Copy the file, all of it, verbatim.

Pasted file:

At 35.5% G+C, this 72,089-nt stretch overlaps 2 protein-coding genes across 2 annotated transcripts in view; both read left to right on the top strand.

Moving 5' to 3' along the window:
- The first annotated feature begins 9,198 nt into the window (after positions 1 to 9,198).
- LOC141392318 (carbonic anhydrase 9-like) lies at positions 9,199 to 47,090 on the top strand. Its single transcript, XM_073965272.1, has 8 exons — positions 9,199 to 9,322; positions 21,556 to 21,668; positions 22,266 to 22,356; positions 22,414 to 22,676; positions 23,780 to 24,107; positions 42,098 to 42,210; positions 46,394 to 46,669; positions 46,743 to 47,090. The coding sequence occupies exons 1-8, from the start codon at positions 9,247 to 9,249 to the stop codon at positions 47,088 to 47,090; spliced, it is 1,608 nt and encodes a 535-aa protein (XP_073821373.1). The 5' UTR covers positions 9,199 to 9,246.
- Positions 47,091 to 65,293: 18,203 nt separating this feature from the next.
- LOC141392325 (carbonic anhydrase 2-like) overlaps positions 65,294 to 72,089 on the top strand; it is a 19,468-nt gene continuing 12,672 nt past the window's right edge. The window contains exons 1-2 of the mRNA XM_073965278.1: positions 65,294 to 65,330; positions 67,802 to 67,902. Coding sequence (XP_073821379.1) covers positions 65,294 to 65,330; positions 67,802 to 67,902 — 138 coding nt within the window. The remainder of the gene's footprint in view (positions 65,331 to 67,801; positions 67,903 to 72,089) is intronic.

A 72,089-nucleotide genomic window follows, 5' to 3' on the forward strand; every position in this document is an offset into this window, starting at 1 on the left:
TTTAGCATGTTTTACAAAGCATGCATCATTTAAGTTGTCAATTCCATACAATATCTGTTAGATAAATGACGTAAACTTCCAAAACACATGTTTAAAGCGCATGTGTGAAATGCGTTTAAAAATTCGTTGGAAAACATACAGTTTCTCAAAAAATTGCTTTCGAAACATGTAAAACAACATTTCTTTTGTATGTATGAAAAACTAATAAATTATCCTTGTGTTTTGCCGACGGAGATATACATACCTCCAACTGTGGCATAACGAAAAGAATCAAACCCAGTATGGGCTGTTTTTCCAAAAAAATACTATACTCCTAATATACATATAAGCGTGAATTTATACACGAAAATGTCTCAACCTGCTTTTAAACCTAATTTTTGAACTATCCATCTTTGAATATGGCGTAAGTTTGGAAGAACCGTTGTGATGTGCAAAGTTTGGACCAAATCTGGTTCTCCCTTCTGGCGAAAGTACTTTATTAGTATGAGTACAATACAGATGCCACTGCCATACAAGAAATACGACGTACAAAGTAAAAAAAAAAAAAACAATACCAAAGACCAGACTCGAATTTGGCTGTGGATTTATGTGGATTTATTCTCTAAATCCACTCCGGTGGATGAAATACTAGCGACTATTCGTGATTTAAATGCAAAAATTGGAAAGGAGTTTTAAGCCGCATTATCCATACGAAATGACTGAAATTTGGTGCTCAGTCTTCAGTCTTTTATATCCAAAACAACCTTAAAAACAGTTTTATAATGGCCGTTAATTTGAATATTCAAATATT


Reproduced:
At 35.5% G+C, this 72,089-nt stretch overlaps 2 protein-coding genes across 2 annotated transcripts in view; both read left to right on the top strand.

Moving 5' to 3' along the window:
- The first annotated feature begins 9,198 nt into the window (after positions 1 to 9,198).
- LOC141392318 (carbonic anhydrase 9-like) lies at positions 9,199 to 47,090 on the top strand. Its single transcript, XM_073965272.1, has 8 exons — positions 9,199 to 9,322; positions 21,556 to 21,668; positions 22,266 to 22,356; positions 22,414 to 22,676; positions 23,780 to 24,107; positions 42,098 to 42,210; positions 46,394 to 46,669; positions 46,743 to 47,090. The coding sequence occupies exons 1-8, from the start codon at positions 9,247 to 9,249 to the stop codon at positions 47,088 to 47,090; spliced, it is 1,608 nt and encodes a 535-aa protein (XP_073821373.1). The 5' UTR covers positions 9,199 to 9,246.
- Positions 47,091 to 65,293: 18,203 nt separating this feature from the next.
- LOC141392325 (carbonic anhydrase 2-like) overlaps positions 65,294 to 72,089 on the top strand; it is a 19,468-nt gene continuing 12,672 nt past the window's right edge. The window contains exons 1-2 of the mRNA XM_073965278.1: positions 65,294 to 65,330; positions 67,802 to 67,902. Coding sequence (XP_073821379.1) covers positions 65,294 to 65,330; positions 67,802 to 67,902 — 138 coding nt within the window. The remainder of the gene's footprint in view (positions 65,331 to 67,801; positions 67,903 to 72,089) is intronic.

A 72,089-nucleotide genomic window follows, 5' to 3' on the forward strand; every position in this document is an offset into this window, starting at 1 on the left:
TTTAGCATGTTTTACAAAGCATGCATCATTTAAGTTGTCAATTCCATACAATATCTGTTAGATAAATGACGTAAACTTCCAAAACACATGTTTAAAGCGCATGTGTGAAATGCGTTTAAAAATTCGTTGGAAAACATACAGTTTCTCAAAAAATTGCTTTCGAAACATGTAAAACAACATTTCTTTTGTATGTATGAAAAACTAATAAATTATCCTTGTGTTTTGCCGACGGAGATATACATACCTCCAACTGTGGCATAACGAAAAGAATCAAACCCAGTATGGGCTGTTTTTCCAAAAAAATACTATACTCCTAATATACATATAAGCGTGAATTTATACACGAAAATGTCTCAACCTGCTTTTAAACCTAATTTTTGAACTATCCATCTTTGAATATGGCGTAAGTTTGGAAGAACCGTTGTGATGTGCAAAGTTTGGACCAAATCTGGTTCTCCCTTCTGGCGAAAGTACTTTATTAGTATGAGTACAATACAGATGCCACTGCCATACAAGAAATACGACGTACAAAGTAAAAAAAAAAAAAACAATACCAAAGACCAGACTCGAATTTGGCTGTGGATTTATGTGGATTTATTCTCTAAATCCACTCCGGTGGATGAAATACTAGCGACTATTCGTGATTTAAATGCAAAAATTGGAAAGGAGTTTTAAGCCGCATTATCCATACGAAATGACTGAAATTTGGTGCTCAGTCTTCAGTCTTTTATATCCAAAACAACCTTAAAAACAGTTTTATAATGGCCGTTAATTTGAATATTCAAATATT